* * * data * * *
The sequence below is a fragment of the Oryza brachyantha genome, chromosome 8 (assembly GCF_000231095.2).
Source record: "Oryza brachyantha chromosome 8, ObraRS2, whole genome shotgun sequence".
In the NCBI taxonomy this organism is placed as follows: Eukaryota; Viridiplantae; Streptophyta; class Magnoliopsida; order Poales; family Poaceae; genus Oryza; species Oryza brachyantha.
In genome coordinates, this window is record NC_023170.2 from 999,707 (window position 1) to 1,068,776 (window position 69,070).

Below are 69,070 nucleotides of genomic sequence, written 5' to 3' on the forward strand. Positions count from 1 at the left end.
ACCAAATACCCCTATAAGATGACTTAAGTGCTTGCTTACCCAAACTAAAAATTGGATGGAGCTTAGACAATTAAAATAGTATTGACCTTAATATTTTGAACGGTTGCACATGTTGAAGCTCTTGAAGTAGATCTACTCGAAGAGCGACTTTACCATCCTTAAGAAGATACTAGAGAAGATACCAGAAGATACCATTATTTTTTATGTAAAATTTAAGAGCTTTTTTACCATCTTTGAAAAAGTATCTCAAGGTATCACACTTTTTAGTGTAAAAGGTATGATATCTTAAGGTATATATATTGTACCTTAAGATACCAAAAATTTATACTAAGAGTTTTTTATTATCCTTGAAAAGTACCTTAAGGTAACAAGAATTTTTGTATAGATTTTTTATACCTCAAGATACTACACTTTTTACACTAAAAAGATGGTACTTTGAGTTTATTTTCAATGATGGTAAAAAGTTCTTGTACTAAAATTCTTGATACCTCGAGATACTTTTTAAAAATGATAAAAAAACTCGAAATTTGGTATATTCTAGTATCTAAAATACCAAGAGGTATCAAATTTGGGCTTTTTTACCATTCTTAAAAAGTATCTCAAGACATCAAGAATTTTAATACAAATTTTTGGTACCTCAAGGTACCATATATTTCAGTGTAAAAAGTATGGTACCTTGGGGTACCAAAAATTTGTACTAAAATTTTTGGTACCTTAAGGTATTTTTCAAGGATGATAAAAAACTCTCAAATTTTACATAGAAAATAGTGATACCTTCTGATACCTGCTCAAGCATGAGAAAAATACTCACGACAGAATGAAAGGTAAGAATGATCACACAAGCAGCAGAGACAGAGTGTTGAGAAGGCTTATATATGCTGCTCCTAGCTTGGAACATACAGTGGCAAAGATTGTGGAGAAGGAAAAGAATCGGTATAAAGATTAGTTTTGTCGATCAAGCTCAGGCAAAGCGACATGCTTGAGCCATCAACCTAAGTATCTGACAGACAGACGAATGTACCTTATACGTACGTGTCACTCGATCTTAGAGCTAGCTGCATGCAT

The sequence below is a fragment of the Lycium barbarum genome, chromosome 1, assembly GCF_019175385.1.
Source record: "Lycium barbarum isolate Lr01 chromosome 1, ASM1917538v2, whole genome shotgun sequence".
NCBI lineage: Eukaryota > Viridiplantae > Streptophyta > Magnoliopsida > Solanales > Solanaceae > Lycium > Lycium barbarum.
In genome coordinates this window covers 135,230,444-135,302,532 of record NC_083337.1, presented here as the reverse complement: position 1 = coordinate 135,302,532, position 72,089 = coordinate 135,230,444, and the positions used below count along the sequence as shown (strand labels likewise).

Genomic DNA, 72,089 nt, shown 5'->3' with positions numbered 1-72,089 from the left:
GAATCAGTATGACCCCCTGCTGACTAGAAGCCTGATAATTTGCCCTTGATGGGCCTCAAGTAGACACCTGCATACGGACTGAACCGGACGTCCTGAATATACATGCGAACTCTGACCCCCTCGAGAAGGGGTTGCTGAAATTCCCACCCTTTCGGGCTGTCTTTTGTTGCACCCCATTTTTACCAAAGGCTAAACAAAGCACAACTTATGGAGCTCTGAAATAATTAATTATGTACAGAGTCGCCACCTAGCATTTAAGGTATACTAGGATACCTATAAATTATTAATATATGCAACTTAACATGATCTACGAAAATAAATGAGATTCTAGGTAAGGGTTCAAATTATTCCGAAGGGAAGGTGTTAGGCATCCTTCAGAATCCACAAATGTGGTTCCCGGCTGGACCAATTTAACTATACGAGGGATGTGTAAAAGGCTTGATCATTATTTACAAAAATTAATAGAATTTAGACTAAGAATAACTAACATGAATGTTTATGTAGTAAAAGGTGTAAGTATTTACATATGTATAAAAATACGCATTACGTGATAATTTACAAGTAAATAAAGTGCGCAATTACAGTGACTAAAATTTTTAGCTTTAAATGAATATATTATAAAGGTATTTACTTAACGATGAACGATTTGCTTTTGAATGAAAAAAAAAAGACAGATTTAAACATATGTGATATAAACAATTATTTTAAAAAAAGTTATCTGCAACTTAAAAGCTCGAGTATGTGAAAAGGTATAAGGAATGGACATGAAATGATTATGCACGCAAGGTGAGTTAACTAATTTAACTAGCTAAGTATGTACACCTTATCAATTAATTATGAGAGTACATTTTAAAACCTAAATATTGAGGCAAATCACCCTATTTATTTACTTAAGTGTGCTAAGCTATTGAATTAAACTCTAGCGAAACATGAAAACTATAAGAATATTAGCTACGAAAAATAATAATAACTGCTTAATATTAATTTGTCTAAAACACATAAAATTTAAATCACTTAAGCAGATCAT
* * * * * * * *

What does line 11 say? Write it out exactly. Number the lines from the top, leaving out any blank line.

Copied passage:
Genomic DNA, 72,089 nt, shown 5'->3' with positions numbered 1-72,089 from the left: